The slow march towards filling in the Greenway Gap on the East Side achieved an important milestone yesterday with a Memorandum of Understanding between the city and the U.N., which will allow cyclists, pedestrians and park-goers in general access to the waterfront between East 38th and East 60th Streets—while at the same time allowing the center of world politics to expand its campus with a new office tower. It is a win-win situation for everybody—especially for the man on the bike who's a terrorist.

Basically the agreement turns over the Robert Moses Playground on East 41st to the United Nations Development Corporation so that a new office building (the size of the Secretariat building) can go there. If the U.N. moves forward with their side of the deal, they'll pay the city $73 million directly to an Eastside Greenway Park Fund. That fund will then help the city pay to increase the Manhattan Greenway by 130,000 square feet, including over a mile of waterfront esplanade and a new Robert Moses park. If it all works out, this would be the first time New Yorkers would have access to that waterfront in more than half a century.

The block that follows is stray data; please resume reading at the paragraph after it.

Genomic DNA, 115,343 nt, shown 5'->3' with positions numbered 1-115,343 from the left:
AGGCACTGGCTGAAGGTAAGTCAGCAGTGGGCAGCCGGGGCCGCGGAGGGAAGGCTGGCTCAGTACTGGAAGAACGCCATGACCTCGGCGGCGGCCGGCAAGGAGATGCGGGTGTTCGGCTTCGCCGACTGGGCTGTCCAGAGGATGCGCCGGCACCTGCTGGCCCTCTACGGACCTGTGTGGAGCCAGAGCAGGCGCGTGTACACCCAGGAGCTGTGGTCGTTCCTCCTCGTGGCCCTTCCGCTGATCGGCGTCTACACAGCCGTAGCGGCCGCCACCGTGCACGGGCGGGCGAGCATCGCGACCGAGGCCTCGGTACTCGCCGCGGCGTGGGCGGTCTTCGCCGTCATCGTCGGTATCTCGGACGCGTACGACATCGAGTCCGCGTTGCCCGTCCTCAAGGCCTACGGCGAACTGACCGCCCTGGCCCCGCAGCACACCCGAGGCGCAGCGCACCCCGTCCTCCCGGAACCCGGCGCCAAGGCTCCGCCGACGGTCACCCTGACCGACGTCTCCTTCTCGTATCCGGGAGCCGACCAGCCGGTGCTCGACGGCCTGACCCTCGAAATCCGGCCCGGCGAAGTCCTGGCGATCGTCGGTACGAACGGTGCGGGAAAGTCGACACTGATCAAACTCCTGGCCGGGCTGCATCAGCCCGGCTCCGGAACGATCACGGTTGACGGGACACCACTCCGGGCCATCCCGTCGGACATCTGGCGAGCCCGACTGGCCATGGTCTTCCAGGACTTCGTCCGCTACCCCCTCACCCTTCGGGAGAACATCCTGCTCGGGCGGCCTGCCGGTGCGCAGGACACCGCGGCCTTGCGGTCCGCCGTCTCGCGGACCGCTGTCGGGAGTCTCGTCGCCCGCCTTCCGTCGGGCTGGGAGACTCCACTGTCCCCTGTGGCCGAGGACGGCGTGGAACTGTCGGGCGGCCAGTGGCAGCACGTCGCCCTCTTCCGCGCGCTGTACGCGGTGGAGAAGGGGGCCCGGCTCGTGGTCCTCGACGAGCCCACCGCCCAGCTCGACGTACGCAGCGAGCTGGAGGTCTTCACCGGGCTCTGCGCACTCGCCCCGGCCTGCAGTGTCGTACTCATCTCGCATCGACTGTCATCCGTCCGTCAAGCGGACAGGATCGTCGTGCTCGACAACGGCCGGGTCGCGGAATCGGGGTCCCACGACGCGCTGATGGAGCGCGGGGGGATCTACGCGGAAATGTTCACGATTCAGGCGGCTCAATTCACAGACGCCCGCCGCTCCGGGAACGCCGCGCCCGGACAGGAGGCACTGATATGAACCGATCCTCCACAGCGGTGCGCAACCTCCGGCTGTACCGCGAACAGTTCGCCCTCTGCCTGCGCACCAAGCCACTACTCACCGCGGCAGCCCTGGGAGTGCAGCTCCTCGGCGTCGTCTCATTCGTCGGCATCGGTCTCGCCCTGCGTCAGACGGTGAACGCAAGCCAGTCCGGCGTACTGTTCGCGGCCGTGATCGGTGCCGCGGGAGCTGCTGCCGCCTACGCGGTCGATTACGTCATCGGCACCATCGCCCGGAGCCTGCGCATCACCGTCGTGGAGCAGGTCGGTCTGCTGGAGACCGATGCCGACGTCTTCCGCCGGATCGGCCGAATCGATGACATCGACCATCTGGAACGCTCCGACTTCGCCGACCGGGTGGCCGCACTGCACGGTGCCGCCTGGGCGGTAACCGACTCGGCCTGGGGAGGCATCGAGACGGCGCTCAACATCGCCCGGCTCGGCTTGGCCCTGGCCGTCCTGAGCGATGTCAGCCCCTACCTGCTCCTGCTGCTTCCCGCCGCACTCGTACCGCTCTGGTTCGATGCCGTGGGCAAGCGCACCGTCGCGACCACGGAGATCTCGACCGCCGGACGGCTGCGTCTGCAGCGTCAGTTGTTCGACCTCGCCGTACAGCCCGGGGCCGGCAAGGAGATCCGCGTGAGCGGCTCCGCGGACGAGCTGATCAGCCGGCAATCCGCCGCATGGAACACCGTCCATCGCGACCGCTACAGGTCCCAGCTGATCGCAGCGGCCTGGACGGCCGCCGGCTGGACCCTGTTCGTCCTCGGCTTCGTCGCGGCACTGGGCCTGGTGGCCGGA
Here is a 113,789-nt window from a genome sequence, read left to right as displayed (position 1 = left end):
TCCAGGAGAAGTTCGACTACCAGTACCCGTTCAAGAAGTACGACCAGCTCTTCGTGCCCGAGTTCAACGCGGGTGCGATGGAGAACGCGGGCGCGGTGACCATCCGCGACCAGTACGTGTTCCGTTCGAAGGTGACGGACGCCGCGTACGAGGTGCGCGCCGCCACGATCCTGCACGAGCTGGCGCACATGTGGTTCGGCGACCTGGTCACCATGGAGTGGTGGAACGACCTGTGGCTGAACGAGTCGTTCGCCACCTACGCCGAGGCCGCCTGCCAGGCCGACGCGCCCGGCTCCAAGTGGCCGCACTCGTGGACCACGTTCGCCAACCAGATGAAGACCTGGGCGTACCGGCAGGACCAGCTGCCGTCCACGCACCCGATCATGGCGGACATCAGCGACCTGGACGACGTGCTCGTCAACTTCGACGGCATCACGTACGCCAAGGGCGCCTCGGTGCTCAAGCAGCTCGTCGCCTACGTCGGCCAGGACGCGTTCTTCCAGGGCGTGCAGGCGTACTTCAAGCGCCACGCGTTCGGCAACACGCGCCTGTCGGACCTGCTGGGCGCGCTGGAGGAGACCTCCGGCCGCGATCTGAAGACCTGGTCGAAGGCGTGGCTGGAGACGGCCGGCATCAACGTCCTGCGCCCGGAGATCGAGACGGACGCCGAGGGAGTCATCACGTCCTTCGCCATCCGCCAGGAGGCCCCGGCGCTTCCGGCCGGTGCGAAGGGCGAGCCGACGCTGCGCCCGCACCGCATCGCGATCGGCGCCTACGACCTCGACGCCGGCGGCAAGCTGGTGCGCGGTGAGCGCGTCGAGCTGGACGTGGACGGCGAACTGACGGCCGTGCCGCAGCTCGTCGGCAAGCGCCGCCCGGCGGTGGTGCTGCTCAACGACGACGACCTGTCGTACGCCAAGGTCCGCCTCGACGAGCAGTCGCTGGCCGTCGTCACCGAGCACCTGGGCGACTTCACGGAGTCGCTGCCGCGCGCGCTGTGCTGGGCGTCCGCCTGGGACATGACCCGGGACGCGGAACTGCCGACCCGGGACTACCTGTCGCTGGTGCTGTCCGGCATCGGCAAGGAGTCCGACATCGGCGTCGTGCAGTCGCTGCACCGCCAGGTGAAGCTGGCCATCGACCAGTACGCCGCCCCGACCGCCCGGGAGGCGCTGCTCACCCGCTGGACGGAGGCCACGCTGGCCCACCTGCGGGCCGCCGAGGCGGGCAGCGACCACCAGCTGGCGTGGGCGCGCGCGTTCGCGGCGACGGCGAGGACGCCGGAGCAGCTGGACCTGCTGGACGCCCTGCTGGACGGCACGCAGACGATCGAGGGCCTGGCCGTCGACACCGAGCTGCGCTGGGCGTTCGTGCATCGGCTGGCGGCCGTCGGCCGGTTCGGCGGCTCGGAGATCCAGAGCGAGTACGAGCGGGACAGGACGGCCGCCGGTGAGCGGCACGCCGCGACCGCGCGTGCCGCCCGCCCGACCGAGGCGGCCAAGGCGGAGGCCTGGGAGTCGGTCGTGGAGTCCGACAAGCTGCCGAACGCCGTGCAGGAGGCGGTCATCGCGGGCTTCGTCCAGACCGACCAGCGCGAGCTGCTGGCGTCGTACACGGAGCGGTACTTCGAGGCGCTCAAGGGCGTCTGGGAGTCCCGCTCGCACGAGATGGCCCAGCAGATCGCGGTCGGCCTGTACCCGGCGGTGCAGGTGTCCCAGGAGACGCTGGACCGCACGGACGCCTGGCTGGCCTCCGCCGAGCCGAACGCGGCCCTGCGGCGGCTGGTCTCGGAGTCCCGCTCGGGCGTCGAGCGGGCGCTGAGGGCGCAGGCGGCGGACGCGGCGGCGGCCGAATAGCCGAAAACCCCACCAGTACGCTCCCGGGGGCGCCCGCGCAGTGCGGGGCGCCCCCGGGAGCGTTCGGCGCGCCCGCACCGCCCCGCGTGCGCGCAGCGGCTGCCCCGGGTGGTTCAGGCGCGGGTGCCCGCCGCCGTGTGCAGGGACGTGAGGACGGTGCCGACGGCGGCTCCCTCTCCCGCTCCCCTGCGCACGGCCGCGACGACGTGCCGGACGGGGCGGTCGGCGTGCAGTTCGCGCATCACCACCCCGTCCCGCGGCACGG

According to the city, the esplanade would be built in three stages:

Infrastructure work on the segment from 38th to 41st Streets, previously occupied by Con Edison, will begin shortly; construction of the segment from 53rd to 60th Streets would likely begin in 2016 and the segment from 41st to 51st Streets likely around 2020. In addition, if the United Nations moves forward, One and Two UN Plaza, in which the City has an economic interest, would be sold or refinanced generating proceeds for the City and the Manhattan Greenway.

Local politicians are lining up to pat themselves on the back about the deal (you can read their many, many canned quotes right here) but cycling advocates are also ecstatic about the news. Paul Steely White, executive director of Transportation Alternatives, says the new addition "will reclaim vital waterfront space for all of the community. We will face tough choices during the coming months and must continue to work very hard to achieve our goals, but together we can accomplish something great for New York City." We. Can't. Wait.